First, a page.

Real time wind components were not available to the pilots. They wouldn't have been able to tell the ground speed. Especially over the English Channel on a calm or foggy day where a drift meter is not very useful (if equipped).
[A drift meter] indicates the aircraft's drift angle due to winds aloft, and can be used to calculate the ground speed.
If they flew at an agreed true airspeed, then the controllers wouldn't have been able to tell that true airspeed.
Looking into the history of IFF and radar in WWII, it's apparent from early on radio IFF was used. It started with the pip-squeak system.
In the Battle of Barking Creek a radar issue caused a friendly fire incident where returning British fighters were attacked. According to Wikipedia, as of 2010 the final report has not been declassified yet.
Another one was the air attack on the fortress of Koepenick, the Germans thought there was an air raid en-route, they launched fighters, only to mistake their fighters for the raid, only to send more fighters, etc. And there was no raid, just the Americans were returning from a bombing mission and judging their direction of flight aurally led to this confusion. The German fighters started to run out of fuel and landed.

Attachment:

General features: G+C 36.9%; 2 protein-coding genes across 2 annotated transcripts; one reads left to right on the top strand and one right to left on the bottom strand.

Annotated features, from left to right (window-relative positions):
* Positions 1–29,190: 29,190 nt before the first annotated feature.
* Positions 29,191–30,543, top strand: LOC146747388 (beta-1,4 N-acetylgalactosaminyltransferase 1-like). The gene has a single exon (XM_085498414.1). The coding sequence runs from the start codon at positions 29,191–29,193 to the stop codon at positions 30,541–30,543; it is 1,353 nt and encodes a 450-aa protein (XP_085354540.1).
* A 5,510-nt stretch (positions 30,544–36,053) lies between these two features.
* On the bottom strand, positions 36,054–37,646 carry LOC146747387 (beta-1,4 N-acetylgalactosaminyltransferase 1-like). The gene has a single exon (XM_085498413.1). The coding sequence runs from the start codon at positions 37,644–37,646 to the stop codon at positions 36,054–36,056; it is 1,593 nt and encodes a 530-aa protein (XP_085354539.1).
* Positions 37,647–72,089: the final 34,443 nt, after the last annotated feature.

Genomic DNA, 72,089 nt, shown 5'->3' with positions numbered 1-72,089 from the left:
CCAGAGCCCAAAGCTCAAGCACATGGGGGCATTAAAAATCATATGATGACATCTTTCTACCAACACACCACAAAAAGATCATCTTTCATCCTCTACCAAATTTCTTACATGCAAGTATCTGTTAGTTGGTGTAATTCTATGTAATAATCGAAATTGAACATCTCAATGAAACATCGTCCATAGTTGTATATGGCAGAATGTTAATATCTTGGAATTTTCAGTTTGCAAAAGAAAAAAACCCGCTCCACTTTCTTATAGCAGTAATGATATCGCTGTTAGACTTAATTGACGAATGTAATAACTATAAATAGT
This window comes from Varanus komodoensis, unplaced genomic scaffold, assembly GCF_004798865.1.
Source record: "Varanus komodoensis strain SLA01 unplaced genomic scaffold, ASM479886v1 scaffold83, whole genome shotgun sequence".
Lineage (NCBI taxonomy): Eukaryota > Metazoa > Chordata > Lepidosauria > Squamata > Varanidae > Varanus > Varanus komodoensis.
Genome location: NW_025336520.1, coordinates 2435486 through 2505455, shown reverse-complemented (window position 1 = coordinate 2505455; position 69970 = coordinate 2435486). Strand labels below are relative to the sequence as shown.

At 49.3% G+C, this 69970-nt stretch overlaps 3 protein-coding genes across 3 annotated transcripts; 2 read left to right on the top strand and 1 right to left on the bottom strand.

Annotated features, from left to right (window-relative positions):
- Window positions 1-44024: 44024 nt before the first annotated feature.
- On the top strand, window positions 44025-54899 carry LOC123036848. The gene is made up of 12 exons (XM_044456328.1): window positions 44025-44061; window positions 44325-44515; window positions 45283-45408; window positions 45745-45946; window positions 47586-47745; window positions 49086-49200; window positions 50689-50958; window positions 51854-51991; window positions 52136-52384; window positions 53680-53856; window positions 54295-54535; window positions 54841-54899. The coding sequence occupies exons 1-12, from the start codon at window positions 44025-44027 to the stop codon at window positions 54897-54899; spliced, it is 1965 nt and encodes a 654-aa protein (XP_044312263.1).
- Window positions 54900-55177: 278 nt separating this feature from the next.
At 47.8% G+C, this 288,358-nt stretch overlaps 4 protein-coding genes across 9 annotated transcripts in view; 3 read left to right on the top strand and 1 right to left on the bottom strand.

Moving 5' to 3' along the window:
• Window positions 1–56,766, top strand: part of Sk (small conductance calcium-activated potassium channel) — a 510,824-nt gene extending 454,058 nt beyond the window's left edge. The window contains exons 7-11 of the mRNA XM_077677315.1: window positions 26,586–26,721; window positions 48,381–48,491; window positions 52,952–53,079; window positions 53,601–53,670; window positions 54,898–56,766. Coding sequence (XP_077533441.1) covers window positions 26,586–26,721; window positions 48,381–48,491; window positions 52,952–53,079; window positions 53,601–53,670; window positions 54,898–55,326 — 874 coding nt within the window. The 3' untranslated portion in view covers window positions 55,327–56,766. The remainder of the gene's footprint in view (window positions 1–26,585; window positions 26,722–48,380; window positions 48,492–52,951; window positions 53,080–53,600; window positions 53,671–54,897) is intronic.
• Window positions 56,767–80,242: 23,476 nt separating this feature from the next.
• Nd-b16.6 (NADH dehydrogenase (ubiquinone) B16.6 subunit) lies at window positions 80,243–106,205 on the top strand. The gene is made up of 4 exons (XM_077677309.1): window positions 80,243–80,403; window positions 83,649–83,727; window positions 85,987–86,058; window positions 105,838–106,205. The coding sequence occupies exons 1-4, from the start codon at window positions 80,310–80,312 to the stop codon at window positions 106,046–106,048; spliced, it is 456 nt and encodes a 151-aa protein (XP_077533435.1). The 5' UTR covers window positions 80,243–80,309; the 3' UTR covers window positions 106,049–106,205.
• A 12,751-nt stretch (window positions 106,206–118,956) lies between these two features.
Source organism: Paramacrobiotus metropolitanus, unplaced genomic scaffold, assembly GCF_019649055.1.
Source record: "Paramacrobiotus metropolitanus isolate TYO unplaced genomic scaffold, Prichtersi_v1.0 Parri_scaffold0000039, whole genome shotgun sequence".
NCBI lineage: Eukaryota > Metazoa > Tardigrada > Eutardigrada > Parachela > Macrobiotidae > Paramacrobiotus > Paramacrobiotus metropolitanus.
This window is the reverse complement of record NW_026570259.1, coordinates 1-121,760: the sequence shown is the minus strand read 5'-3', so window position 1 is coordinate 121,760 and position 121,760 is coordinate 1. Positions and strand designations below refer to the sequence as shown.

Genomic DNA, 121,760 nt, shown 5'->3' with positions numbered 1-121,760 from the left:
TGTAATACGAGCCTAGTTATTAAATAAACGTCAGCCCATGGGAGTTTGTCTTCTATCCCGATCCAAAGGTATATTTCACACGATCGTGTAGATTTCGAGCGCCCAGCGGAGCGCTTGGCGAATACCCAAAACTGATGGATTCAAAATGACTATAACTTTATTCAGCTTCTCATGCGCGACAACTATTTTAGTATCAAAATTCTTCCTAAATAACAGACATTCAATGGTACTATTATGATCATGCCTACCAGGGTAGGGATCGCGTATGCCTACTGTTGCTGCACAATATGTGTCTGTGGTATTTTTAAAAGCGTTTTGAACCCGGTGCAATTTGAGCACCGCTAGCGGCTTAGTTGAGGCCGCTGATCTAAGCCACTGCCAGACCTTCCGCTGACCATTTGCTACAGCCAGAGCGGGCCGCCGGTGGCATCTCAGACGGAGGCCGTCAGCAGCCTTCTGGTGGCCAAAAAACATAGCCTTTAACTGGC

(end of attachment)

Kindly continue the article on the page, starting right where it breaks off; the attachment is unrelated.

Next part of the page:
Göring freely admitted the laugh was on him, that he had sent the Luftwaffe on a mammoth tour of their own air space.
Wind and ground speed aside, if we say it was a certain route combined with speed, that would require a level of area navigation that just wasn't there in WWII.
Logistically, when an operation is launched, the air command has an idea of when to expect its return.
Comparing the Focke-Wulf Fw 190 with the Supermarine Spitfire, the German Fw 190 was faster. 426 mph compared to 370 mph.
As for slow speeds, slow flying on the return leg is just calling for the surviving planes to be caught up with and shot down.
I'm calling it myth busted.